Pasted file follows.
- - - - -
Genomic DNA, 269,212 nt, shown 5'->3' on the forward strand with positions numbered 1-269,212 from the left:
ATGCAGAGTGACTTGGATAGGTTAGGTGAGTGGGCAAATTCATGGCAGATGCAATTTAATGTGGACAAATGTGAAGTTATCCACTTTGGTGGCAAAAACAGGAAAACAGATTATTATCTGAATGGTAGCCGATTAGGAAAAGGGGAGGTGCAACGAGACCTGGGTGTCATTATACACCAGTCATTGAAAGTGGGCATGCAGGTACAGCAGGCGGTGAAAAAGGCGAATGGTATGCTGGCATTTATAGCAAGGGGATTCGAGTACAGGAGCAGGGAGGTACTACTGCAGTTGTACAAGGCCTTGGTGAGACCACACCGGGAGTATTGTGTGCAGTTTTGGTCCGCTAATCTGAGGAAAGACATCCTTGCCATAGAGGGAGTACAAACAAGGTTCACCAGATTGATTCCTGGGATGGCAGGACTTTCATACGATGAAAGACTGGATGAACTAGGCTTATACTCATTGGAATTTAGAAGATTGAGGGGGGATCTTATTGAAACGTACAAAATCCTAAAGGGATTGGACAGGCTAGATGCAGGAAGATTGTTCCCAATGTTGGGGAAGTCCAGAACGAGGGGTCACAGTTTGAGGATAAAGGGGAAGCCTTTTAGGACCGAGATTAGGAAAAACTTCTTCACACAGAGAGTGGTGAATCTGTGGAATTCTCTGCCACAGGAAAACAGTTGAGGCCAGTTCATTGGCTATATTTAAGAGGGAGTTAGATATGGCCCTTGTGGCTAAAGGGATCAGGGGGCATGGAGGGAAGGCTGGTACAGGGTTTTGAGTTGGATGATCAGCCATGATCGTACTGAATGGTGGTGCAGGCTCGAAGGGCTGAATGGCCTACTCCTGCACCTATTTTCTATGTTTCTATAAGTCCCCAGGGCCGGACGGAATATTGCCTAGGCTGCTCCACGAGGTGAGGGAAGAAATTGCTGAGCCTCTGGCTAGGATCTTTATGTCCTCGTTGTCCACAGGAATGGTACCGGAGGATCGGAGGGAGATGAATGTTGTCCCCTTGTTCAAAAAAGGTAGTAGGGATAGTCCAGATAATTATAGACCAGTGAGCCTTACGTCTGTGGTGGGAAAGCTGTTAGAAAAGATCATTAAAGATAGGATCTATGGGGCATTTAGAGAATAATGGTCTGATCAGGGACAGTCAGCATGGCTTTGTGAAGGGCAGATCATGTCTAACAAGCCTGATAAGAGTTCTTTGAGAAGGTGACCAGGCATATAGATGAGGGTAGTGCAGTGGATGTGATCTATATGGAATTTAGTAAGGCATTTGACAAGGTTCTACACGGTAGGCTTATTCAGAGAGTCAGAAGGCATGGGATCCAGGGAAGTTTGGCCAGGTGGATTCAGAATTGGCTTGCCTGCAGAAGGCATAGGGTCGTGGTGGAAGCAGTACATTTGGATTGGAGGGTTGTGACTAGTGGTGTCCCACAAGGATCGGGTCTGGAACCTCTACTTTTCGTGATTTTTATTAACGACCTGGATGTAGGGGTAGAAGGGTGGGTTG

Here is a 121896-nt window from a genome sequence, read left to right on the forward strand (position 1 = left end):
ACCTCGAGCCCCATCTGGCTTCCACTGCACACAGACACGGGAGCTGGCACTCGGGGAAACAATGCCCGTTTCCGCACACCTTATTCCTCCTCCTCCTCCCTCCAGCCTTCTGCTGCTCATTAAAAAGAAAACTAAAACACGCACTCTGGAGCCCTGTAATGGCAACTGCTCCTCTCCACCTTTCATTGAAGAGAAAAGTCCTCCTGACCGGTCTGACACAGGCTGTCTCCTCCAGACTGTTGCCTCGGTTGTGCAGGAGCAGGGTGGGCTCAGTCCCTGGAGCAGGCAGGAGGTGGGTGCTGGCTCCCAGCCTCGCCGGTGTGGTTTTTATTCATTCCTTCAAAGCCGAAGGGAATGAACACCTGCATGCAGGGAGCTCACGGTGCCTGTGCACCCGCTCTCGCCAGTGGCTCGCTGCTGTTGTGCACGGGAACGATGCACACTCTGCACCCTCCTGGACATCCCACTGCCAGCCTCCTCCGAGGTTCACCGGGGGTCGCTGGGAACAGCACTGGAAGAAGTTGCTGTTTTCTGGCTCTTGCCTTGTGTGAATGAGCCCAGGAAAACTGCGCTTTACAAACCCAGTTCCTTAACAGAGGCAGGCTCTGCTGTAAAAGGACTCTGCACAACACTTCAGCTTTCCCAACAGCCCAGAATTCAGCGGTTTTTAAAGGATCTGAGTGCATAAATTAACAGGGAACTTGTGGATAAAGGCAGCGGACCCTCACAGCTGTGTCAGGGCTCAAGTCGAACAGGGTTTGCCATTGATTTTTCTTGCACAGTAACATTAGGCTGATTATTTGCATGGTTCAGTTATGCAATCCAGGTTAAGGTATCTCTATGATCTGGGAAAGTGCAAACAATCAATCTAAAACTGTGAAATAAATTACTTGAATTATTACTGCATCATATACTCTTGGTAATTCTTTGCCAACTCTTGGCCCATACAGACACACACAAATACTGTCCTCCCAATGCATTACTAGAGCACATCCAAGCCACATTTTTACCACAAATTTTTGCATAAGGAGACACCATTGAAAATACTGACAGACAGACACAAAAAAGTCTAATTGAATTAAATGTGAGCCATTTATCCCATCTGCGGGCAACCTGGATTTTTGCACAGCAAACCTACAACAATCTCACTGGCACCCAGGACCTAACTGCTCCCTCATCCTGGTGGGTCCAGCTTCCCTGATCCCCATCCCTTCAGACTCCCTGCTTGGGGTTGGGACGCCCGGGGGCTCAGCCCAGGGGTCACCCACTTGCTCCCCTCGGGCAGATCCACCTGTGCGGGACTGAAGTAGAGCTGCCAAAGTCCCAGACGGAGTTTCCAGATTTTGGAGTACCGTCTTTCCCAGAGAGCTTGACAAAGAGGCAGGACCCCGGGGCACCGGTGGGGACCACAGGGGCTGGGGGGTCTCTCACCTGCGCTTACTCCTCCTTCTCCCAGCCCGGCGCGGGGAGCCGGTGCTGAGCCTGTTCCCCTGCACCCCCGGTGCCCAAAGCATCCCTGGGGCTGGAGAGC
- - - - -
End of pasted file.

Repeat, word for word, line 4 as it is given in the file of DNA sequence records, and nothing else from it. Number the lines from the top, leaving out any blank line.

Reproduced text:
ACCTCGAGCCCCATCTGGCTTCCACTGCACACAGACACGGGAGCTGGCACTCGGGGAAACAATGCCCGTTTCCGCACACCTTATTCCTCCTCCTCCTCCCTCCAGCCTTCTGCTGCTCATTAAAAAGAAAACTAAAACACGCACTCTGGAGCCCTGTAATGGCAACTGCTCCTCTCCACCTTTCATTGAAGAGAAAAGTCCTCCTGACCGGTCTGACACAGGCTGTCTCCTCCAGACTGTTGCCTCGGTTGTGCAGGAGCAGGGTGGGCTCAGTCCCTGGAGCAGGCAGGAGGTGGGTGCTGGCTCCCAGCCTCGCCGGTGTGGTTTTTATTCATTCCTTCAAAGCCGAAGGGAATGAACACCTGCATGCAGGGAGCTCACGGTGCCTGTGCACCCGCTCTCGCCAGTGGCTCGCTGCTGTTGTGCACGGGAACGATGCACACTCTGCACCCTCCTGGACATCCCACTGCCAGCCTCCTCCGAGGTTCACCGGGGGTCGCTGGGAACAGCACTGGAAGAAGTTGCTGTTTTCTGGCTCTTGCCTTGTGTGAATGAGCCCAGGAAAACTGCGCTTTACAAACCCAGTTCCTTAACAGAGGCAGGCTCTGCTGTAAAAGGACTCTGCACAACACTTCAGCTTTCCCAACAGCCCAGAATTCAGCGGTTTTTAAAGGATCTGAGTGCATAAATTAACAGGGAACTTGTGGATAAAGGCAGCGGACCCTCACAGCTGTGTCAGGGCTCAAGTCGAACAGGGTTTGCCATTGATTTTTCTTGCACAGTAACATTAGGCTGATTATTTGCATGGTTCAGTTATGCAATCCAGGTTAAGGTATCTCTATGATCTGGGAAAGTGCAAACAATCAATCTAAAACTGTGAAATAAATTACTTGAATTATTACTGCATCATATACTCTTGGTAATTCTTTGCCAACTCTTGGCCCATACAGACACACACAAATACTGTCCTCCCAATGCATTACTAGAGCACATCCAAGCCACATTTTTACCACAAATTTTTGCATAAGGAGACACCATTGAAAATACTGACAGACAGACACAAAAAAGTCTAATTGAATTAAATGTGAGCCATTTATCCCATCTGCGGGCAACCTGGATTTTTGCACAGCAAACCTACAACAATCTCACTGGCACCCAGGACCTAACTGCTCCCTCATCCTGGTGGGTCCAGCTTCCCTGATCCCCATCCCTTCAGACTCCCTGCTTGGGGTTGGGACGCCCGGGGGCTCAGCCCAGGGGTCACCCACTTGCTCCCCTCGGGCAGATCCACCTGTGCGGGACTGAAGTAGAGCTGCCAAAGTCCCAGACGGAGTTTCCAGATTTTGGAGTACCGTCTTTCCCAGAGAGCTTGACAAAGAGGCAGGACCCCGGGGCACCGGTGGGGACCACAGGGGCTGGGGGGTCTCTCACCTGCGCTTACTCCTCCTTCTCCCAGCCCGGCGCGGGGAGCCGGTGCTGAGCCTGTTCCCCTGCACCCCCGGTGCCCAAAGCATCCCTGGGGCTGGAGAGC